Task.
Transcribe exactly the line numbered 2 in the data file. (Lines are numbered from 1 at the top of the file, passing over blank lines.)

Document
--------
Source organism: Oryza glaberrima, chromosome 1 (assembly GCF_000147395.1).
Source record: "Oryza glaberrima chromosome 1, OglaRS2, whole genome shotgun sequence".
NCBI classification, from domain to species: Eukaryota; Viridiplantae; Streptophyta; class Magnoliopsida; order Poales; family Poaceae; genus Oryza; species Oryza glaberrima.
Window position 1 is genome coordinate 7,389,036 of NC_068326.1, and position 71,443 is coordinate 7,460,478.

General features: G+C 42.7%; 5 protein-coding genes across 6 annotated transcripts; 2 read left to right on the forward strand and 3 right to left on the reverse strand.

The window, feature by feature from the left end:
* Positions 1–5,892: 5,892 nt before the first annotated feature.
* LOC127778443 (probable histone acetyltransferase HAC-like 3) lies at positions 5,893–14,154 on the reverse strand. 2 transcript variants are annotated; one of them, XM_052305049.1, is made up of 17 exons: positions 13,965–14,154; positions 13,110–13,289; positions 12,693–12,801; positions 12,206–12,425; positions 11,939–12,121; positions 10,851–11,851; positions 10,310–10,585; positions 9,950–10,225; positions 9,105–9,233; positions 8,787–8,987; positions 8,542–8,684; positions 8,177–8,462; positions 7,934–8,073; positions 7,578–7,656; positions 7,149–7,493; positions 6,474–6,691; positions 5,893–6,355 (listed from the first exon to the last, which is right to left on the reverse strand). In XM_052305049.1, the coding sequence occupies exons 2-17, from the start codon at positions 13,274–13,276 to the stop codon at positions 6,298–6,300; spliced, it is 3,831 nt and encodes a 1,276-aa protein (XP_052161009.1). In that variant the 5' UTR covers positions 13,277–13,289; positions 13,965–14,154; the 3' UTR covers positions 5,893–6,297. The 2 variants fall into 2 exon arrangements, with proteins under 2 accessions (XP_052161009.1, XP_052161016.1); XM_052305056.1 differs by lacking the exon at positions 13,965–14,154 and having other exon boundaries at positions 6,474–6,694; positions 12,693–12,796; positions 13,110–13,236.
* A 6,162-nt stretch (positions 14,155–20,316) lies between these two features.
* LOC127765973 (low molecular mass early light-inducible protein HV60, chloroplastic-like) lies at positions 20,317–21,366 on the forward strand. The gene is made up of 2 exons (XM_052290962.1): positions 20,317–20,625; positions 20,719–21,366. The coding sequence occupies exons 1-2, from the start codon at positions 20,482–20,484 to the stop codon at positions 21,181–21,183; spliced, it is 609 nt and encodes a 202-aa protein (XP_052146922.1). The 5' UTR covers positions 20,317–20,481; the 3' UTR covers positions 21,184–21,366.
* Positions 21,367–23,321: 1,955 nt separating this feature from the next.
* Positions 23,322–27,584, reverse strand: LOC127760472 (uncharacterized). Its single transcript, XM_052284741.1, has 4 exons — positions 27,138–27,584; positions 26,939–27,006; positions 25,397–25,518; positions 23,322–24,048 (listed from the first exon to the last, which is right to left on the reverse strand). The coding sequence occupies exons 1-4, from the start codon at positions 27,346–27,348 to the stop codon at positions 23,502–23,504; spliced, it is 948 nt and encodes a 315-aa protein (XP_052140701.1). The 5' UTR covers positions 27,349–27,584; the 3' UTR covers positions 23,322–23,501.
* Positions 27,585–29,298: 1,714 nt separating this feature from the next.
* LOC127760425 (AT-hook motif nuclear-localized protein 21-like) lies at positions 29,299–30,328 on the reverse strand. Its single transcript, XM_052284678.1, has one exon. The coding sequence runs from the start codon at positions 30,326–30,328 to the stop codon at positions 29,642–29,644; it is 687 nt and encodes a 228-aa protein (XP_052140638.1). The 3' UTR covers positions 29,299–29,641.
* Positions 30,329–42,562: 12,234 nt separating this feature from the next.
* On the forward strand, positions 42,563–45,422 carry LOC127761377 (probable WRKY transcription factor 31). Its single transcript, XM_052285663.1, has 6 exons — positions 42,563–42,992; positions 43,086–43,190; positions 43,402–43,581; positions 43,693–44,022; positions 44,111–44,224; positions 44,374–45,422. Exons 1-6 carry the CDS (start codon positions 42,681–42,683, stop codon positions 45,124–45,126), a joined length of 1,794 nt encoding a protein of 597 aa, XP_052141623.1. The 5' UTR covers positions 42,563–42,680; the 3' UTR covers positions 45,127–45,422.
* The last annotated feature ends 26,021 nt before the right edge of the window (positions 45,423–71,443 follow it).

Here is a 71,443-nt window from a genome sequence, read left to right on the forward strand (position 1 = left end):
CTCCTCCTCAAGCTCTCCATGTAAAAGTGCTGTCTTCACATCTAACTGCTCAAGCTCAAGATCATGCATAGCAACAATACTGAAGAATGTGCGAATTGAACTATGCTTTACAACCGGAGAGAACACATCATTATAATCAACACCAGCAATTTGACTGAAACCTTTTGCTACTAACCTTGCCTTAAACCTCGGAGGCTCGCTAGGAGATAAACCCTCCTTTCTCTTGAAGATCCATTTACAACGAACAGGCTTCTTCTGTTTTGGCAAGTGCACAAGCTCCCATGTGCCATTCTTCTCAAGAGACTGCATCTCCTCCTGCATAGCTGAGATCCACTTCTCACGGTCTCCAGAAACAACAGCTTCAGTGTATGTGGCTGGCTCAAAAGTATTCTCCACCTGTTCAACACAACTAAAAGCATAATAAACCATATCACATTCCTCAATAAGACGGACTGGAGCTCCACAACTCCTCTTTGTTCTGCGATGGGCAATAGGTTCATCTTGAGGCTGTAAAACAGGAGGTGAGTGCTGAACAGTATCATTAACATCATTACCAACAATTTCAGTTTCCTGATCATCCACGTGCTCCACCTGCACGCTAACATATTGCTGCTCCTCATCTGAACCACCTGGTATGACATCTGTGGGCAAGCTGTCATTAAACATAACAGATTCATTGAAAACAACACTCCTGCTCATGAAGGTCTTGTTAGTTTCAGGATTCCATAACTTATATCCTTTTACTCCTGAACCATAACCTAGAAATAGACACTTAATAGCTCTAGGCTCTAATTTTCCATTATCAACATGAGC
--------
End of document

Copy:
Source record: "Oryza glaberrima chromosome 1, OglaRS2, whole genome shotgun sequence".